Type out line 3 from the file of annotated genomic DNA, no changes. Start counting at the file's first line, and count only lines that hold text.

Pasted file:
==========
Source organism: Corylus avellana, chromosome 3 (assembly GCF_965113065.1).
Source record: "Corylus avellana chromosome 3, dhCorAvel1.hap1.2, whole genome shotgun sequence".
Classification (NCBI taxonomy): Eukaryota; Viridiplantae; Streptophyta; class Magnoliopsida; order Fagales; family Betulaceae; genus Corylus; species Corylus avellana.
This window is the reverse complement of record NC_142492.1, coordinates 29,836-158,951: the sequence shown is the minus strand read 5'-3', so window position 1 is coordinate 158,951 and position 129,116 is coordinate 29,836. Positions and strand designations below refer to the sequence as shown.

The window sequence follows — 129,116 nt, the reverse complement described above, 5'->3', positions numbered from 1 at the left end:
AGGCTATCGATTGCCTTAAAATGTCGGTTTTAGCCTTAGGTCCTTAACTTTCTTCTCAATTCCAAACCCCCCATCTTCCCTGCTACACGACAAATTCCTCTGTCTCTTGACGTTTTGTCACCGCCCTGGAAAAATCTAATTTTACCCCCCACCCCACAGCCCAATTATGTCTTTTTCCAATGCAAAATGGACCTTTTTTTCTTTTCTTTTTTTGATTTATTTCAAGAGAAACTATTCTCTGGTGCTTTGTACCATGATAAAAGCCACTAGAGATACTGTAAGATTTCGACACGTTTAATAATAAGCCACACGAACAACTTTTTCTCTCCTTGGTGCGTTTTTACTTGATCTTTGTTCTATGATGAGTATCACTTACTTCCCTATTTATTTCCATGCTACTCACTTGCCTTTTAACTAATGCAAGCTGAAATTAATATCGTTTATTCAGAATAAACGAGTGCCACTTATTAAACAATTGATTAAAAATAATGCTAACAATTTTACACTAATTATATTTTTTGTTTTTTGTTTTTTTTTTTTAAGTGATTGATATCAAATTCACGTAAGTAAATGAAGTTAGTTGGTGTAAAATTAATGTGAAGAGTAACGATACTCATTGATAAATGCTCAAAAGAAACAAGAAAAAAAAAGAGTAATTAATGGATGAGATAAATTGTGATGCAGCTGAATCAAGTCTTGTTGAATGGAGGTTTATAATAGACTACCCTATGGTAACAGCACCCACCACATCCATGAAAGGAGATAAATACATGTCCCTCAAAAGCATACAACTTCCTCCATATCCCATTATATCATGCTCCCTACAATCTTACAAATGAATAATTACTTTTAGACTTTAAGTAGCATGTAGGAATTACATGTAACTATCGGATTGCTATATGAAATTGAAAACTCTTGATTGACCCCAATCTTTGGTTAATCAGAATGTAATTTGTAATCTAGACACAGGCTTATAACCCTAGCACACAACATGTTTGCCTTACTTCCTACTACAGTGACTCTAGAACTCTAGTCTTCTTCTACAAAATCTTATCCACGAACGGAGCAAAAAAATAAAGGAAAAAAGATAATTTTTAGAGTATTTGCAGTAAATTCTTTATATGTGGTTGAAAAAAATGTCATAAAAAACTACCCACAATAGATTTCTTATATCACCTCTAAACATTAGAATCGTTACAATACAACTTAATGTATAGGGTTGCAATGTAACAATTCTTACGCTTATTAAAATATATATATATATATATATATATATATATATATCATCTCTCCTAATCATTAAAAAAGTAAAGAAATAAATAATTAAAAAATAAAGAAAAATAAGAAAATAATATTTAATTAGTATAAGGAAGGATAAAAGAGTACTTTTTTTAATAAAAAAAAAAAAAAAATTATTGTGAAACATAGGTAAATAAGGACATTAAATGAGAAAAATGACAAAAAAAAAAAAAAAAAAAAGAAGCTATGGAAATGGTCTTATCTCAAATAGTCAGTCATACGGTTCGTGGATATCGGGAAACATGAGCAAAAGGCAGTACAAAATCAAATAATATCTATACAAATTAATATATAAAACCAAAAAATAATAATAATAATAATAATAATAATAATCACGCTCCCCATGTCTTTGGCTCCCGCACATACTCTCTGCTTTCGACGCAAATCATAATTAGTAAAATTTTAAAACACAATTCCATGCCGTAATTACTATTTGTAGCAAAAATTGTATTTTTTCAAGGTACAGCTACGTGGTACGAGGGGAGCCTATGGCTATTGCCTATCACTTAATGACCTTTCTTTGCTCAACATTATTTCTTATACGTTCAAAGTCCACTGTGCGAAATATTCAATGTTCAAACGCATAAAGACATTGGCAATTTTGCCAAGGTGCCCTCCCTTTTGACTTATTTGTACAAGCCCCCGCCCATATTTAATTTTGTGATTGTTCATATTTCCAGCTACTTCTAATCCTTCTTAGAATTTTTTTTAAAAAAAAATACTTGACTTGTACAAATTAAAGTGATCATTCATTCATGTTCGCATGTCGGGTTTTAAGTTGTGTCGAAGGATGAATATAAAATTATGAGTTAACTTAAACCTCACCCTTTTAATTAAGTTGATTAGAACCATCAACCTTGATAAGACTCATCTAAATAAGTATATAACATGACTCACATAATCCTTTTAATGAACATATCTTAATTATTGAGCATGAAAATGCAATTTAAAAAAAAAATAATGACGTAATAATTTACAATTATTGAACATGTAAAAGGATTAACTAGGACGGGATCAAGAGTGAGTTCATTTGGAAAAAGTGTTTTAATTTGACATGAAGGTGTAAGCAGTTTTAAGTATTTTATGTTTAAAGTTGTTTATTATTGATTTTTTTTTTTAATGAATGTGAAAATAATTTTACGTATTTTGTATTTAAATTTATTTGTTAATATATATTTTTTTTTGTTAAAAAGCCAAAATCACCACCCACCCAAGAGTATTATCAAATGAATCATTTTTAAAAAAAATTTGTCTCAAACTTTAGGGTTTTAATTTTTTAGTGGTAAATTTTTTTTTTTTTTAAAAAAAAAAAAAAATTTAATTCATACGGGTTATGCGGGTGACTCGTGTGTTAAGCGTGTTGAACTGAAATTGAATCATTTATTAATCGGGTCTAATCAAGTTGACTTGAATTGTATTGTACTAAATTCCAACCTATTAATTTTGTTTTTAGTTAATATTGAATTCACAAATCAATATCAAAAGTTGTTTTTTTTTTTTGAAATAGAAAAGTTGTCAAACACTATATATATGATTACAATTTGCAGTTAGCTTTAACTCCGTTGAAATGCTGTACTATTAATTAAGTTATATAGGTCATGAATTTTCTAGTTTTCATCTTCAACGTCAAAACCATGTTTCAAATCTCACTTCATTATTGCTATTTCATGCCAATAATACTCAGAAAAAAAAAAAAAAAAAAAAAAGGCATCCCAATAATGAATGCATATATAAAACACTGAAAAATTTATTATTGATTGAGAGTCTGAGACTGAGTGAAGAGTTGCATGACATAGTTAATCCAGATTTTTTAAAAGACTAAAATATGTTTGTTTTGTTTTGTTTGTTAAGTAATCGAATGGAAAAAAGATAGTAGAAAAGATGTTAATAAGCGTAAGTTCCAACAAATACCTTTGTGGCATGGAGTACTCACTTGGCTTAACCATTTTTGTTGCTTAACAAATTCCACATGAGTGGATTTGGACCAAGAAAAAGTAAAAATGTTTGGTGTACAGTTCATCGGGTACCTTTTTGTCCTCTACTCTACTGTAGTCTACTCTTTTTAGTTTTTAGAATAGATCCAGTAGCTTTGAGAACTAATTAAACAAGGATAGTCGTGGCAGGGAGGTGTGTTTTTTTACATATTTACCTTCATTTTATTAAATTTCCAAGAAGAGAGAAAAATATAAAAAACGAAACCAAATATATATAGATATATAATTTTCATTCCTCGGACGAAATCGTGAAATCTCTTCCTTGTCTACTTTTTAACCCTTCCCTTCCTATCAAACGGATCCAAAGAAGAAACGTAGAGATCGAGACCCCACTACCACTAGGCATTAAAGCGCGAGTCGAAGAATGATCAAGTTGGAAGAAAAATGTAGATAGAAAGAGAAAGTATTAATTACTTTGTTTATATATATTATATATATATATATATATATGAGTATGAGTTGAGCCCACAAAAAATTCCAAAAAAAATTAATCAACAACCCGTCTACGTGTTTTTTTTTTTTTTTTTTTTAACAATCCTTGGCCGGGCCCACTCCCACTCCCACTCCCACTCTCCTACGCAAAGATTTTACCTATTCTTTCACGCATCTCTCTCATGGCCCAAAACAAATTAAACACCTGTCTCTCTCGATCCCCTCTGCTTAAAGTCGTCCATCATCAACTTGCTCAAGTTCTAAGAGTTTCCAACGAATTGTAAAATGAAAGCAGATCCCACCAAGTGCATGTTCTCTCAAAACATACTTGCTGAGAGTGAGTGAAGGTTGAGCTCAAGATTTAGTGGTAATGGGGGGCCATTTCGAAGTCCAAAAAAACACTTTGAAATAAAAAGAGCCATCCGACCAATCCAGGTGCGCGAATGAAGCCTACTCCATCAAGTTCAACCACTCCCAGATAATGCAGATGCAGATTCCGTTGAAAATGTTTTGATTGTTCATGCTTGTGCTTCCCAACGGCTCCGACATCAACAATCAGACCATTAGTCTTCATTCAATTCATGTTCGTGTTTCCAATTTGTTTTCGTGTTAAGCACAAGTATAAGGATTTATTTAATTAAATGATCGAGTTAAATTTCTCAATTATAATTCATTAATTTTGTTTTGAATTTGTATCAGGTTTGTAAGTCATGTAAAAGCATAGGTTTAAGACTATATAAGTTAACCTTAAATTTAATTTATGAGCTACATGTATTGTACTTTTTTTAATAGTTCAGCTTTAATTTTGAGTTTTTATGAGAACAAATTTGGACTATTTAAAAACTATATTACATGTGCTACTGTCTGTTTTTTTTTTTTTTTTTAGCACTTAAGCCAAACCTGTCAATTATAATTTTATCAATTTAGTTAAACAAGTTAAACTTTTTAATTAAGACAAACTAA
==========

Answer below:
Classification (NCBI taxonomy): Eukaryota; Viridiplantae; Streptophyta; class Magnoliopsida; order Fagales; family Betulaceae; genus Corylus; species Corylus avellana.